Black spots on apples? It’s scab
Q. My apple tree has dots on the leaves and the fruit. Help!
Angie from Salem
A. These are the classic signs of apple scab, the most significant disease of apples and crabapples in Ohio.
This year’s wet spring and cool temperatures were the perfect mix for disease development.
The rainy and moist conditions for most of the summer kept the disease going.
Anyone who has a crabapple or an apple tree in their yard knows this disease.
Older cultivars of crabapple that bloom dark pink in spring are usually defoliated by this disease by Labor Day. While these older trees are beautiful in spring, this disease makes them unsightly in late summer. Over time, the disease weakens these trees.
Some apple trees are more susceptible than others, with the disease showing up as lesions on the leaves and on the fruit as Angie noted in her question.
The fruit is still edible, but in the most challenging years the fruit is unsightly and distorted before ripening.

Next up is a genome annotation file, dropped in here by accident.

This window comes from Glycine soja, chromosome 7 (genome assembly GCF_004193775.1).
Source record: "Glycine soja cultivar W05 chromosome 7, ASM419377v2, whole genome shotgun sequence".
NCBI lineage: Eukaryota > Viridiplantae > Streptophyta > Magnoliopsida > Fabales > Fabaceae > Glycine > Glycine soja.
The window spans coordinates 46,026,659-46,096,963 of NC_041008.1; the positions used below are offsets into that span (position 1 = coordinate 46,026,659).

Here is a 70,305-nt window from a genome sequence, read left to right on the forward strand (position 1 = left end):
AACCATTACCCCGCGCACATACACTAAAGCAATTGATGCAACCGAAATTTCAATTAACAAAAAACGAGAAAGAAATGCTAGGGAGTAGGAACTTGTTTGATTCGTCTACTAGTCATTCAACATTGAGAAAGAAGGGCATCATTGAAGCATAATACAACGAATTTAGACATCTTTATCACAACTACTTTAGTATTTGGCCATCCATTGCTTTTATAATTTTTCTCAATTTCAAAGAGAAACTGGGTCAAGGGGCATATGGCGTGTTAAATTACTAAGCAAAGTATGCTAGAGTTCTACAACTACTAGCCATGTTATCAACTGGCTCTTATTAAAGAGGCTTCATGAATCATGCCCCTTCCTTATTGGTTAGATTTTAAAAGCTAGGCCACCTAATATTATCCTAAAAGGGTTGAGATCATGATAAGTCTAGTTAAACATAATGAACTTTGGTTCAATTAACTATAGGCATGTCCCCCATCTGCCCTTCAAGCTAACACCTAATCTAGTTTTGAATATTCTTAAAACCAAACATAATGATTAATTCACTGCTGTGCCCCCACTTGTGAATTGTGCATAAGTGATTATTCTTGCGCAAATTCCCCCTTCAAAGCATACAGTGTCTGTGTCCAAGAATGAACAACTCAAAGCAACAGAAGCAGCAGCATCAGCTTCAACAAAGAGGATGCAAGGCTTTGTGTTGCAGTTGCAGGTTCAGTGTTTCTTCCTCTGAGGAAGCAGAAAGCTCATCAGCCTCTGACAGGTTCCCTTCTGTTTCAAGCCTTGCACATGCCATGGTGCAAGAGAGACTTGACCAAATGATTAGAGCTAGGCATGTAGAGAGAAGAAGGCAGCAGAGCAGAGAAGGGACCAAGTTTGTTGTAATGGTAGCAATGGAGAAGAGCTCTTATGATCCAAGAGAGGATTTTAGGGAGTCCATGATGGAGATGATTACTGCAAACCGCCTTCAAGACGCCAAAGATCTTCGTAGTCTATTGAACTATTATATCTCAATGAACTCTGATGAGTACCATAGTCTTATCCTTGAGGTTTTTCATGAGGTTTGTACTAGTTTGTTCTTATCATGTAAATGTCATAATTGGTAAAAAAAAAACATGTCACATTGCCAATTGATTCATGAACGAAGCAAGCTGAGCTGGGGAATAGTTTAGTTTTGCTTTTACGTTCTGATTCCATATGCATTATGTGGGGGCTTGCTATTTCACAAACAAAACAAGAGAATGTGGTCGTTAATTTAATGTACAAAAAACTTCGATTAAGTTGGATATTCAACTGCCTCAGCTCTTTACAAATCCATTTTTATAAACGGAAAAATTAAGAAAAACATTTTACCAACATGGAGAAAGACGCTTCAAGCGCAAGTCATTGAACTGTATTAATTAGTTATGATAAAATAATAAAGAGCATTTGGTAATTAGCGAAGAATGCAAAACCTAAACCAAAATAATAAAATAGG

For home gardeners, there are usually two main options for controlling this disease.
First is resistance. That is, in the form of choosing the right tree in the first place or by replacing a tree with one that has resistance to this fungal disease. For younger trees, replacing the tree with a resistant variety is the best option. You’ll lose a couple of years of work, but you’ll have a better tree in the long run. Links to resistant cultivars are listed below.
From an infection standpoint, all leaves and fruit from infected trees should be cleaned up and removed from the area as soon as they fall from the tree. This will prevent infection next season.
Keeping trees pruned to allow air flow and sunlight penetration into the canopy will allow leaves to dry early in the morning. This reduces infection.
In cases where trees have no resistance, fungicides are often used. There are both organic and conventional fungicides. Be sure to read the label of the product – even if it is organic – and follow the label directions. Again, the better option is to choose resistant varieties when planting.
For a list of apple trees resistant to scab and details about apple scab, visit https://ohioline.osu.edu/factsheet/plpath-fru-23.
For a list of crabapples that are resistant to apple scab, visit http://go.osu.edu/resistscab.
Eric Barrett is OSU Extension educator for agriculture and natural resources in Mahoning County. Call the office hotline at 330-533-5538 to submit your questions. Regular clinic hours are 9 a.m. to noon Mondays and Thursdays.